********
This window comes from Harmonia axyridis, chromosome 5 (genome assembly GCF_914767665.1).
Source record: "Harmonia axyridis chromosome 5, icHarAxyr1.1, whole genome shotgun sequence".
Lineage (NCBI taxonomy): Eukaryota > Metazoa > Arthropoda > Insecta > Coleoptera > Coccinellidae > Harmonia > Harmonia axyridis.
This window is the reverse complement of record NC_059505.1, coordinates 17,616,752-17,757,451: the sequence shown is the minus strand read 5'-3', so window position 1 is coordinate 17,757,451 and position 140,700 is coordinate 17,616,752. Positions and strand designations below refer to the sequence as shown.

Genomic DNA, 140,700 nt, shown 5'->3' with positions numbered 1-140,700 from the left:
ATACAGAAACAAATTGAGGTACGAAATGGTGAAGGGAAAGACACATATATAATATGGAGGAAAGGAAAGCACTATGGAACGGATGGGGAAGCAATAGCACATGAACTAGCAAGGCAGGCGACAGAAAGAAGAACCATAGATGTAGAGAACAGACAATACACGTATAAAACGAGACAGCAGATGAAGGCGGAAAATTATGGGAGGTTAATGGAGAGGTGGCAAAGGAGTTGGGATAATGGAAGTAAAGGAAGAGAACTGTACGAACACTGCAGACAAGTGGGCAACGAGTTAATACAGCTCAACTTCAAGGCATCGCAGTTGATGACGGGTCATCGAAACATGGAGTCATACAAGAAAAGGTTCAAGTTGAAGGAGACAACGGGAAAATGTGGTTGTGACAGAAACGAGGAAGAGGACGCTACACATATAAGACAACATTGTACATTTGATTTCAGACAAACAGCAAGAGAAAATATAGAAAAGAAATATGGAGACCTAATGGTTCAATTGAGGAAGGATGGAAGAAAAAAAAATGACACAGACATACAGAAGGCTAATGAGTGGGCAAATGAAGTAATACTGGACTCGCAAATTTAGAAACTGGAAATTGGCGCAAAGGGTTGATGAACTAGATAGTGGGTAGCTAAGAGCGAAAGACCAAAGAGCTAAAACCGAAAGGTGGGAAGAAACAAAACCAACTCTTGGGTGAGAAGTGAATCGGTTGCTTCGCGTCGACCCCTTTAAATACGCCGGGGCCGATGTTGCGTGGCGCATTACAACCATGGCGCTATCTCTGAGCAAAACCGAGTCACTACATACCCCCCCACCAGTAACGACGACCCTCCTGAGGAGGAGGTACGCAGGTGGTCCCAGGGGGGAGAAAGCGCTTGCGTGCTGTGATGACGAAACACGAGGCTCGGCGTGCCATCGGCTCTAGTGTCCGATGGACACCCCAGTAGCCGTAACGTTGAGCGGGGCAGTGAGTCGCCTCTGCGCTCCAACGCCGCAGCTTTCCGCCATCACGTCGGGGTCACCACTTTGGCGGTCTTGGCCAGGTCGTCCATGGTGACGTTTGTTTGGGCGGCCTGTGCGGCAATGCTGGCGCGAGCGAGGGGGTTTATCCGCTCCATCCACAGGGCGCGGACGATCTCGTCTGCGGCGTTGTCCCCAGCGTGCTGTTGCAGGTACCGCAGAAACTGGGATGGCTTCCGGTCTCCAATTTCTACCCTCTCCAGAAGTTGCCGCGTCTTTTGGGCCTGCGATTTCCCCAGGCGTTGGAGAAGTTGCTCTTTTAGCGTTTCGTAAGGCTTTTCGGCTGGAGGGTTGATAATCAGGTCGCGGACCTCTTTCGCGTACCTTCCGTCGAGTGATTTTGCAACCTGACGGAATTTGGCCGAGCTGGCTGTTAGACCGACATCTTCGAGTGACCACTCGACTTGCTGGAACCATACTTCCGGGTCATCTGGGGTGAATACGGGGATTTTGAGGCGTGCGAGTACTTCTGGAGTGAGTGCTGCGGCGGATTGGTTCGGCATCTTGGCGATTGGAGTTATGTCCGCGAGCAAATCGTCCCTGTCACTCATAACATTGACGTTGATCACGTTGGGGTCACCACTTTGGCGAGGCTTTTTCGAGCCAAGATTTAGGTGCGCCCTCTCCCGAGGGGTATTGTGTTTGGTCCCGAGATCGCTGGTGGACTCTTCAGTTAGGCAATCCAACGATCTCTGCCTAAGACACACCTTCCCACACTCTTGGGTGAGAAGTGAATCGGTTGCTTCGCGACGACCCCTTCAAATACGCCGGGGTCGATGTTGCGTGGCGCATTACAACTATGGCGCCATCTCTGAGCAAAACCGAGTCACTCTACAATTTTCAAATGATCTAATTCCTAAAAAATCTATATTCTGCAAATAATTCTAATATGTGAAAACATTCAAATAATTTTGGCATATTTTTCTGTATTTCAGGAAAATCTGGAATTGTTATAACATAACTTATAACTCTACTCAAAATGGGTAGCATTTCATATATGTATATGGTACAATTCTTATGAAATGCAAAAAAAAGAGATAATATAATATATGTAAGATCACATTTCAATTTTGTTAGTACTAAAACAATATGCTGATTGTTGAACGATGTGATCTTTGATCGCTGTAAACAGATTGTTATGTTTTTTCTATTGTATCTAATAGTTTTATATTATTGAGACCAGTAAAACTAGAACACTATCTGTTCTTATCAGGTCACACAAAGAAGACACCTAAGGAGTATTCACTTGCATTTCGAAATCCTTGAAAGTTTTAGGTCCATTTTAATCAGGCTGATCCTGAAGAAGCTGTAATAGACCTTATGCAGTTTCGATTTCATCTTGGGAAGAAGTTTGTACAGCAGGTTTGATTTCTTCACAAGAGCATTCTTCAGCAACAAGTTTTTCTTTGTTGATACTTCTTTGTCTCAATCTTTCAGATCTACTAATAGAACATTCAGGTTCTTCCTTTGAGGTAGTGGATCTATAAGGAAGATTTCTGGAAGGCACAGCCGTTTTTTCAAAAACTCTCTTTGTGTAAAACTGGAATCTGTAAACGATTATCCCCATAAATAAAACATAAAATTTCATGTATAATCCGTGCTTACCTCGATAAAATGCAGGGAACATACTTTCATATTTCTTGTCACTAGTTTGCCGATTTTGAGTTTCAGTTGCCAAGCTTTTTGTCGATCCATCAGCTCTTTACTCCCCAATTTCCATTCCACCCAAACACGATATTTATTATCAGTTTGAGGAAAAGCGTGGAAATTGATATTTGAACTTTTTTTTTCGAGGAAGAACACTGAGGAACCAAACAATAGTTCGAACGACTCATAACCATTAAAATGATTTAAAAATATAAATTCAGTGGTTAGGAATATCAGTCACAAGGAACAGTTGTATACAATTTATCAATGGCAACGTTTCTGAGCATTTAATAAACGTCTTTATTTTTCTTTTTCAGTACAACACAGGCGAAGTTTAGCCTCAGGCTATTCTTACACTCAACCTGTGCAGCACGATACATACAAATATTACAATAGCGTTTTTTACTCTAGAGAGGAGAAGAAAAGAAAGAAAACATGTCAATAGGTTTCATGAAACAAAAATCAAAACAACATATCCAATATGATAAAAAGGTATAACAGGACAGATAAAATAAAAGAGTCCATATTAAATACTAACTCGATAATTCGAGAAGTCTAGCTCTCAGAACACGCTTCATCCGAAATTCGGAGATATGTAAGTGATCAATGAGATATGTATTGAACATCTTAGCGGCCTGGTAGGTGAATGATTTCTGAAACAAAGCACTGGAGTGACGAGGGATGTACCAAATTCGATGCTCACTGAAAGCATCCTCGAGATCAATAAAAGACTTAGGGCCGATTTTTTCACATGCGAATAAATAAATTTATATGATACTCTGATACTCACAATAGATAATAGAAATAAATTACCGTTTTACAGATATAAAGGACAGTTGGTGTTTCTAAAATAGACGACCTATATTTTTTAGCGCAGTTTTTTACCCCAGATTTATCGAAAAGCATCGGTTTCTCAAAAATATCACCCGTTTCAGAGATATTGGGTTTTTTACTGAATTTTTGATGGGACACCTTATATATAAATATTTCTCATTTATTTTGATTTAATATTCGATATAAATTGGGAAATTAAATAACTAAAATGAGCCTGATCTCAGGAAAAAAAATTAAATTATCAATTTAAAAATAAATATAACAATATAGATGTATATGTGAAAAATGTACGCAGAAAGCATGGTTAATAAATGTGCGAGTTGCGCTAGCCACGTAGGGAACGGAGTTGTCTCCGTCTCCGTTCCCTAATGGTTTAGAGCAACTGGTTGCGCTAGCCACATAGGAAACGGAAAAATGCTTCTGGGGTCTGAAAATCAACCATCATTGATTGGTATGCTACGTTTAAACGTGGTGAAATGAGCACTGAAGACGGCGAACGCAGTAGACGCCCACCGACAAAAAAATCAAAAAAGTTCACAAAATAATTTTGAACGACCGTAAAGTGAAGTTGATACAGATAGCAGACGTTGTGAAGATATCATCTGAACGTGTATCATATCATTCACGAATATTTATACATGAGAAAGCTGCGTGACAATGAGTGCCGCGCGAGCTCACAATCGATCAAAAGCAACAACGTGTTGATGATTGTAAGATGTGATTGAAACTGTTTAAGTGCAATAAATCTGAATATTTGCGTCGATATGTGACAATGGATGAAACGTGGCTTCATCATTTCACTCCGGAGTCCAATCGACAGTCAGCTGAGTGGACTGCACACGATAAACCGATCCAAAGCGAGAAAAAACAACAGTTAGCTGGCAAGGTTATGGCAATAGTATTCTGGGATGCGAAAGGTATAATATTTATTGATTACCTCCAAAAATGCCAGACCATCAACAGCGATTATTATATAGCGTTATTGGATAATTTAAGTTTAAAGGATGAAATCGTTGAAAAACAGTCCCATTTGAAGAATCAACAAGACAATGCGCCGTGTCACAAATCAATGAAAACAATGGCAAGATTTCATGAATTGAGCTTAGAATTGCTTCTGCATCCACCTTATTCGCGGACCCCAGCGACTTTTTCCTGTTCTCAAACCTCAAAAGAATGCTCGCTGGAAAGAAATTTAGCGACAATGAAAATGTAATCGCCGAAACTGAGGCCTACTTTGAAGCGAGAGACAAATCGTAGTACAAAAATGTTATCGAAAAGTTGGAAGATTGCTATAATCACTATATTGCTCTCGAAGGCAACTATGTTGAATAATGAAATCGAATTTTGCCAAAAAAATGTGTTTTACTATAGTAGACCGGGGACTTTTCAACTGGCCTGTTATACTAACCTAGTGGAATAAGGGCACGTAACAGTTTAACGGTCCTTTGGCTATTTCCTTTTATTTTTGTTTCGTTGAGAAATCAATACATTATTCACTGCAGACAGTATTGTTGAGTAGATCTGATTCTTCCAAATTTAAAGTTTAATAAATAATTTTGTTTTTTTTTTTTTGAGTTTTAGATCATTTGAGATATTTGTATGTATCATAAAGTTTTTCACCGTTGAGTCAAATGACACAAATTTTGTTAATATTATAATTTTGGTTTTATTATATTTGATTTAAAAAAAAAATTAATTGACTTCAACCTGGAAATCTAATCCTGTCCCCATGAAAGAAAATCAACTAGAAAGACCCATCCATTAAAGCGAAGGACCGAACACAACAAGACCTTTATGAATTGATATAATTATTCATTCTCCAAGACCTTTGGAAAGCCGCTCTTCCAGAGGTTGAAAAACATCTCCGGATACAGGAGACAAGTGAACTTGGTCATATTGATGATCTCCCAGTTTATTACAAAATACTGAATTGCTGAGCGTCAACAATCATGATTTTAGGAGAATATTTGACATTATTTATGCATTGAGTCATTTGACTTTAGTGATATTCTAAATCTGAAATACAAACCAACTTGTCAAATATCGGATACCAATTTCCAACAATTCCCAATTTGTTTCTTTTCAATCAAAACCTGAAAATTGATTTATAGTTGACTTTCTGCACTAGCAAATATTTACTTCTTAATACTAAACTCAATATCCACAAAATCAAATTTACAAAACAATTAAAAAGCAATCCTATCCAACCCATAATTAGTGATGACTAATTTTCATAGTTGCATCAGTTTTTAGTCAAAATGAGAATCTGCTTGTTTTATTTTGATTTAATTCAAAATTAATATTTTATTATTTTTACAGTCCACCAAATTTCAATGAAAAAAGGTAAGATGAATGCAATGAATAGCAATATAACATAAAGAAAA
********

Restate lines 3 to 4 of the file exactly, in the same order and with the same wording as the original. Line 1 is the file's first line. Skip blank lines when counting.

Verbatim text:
Lineage (NCBI taxonomy): Eukaryota > Metazoa > Arthropoda > Insecta > Coleoptera > Coccinellidae > Harmonia > Harmonia axyridis.
This window is the reverse complement of record NC_059505.1, coordinates 17,616,752-17,757,451: the sequence shown is the minus strand read 5'-3', so window position 1 is coordinate 17,757,451 and position 140,700 is coordinate 17,616,752. Positions and strand designations below refer to the sequence as shown.